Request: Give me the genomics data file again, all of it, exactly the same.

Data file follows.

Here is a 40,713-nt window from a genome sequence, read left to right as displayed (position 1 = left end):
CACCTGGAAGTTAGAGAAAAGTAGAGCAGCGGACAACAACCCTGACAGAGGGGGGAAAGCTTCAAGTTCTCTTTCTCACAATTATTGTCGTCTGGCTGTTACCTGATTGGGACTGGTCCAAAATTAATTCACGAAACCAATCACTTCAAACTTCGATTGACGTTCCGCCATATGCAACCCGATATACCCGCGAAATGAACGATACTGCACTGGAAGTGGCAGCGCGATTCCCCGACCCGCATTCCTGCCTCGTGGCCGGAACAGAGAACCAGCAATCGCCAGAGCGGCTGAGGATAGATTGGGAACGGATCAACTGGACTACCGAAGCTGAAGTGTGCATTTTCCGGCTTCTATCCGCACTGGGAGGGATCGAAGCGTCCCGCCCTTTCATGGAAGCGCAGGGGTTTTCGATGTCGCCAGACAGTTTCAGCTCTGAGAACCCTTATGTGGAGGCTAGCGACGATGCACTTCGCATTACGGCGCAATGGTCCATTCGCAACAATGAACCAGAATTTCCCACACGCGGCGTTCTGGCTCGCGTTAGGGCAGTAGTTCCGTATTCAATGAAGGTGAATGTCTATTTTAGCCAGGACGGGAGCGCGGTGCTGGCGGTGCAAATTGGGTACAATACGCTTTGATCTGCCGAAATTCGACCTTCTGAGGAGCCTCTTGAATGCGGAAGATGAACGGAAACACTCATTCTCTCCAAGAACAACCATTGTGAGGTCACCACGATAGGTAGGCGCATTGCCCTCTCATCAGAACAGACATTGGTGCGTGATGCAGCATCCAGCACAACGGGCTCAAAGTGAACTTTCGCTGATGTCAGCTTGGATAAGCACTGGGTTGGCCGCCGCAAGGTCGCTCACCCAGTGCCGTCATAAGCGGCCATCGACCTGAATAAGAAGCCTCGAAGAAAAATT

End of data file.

Here is a 40,713-nt window from a genome sequence, read left to right as displayed (position 1 = left end):
CACCTGGAAGTTAGAGAAAAGTAGAGCAGCGGACAACAACCCTGACAGAGGGGGGAAAGCTTCAAGTTCTCTTTCTCACAATTATTGTCGTCTGGCTGTTACCTGATTGGGACTGGTCCAAAATTAATTCACGAAACCAATCACTTCAAACTTCGATTGACGTTCCGCCATATGCAACCCGATATACCCGCGAAATGAACGATACTGCACTGGAAGTGGCAGCGCGATTCCCCGACCCGCATTCCTGCCTCGTGGCCGGAACAGAGAACCAGCAATCGCCAGAGCGGCTGAGGATAGATTGGGAACGGATCAACTGGACTACCGAAGCTGAAGTGTGCATTTTCCGGCTTCTATCCGCACTGGGAGGGATCGAAGCGTCCCGCCCTTTCATGGAAGCGCAGGGGTTTTCGATGTCGCCAGACAGTTTCAGCTCTGAGAACCCTTATGTGGAGGCTAGCGACGATGCACTTCGCATTACGGCGCAATGGTCCATTCGCAACAATGAACCAGAATTTCCCACACGCGGCGTTCTGGCTCGCGTTAGGGCAGTAGTTCCGTATTCAATGAAGGTGAATGTCTATTTTAGCCAGGACGGGAGCGCGGTGCTGGCGGTGCAAATTGGGTACAATACGCTTTGATCTGCCGAAATTCGACCTTCTGAGGAGCCTCTTGAATGCGGAAGATGAACGGAAACACTCATTCTCTCCAAGAACAACCATTGTGAGGTCACCACGATAGGTAGGCGCATTGCCCTCTCATCAGAACAGACATTGGTGCGTGATGCAGCATCCAGCACAACGGGCTCAAAGTGAACTTTCGCTGATGTCAGCTTGGATAAGCACTGGGTTGGCCGCCGCAAGGTCGCTCACCCAGTGCCGTCATAAGCGGCCATCGACCTGAATAAGAAGCCTCGAAGAAAAATT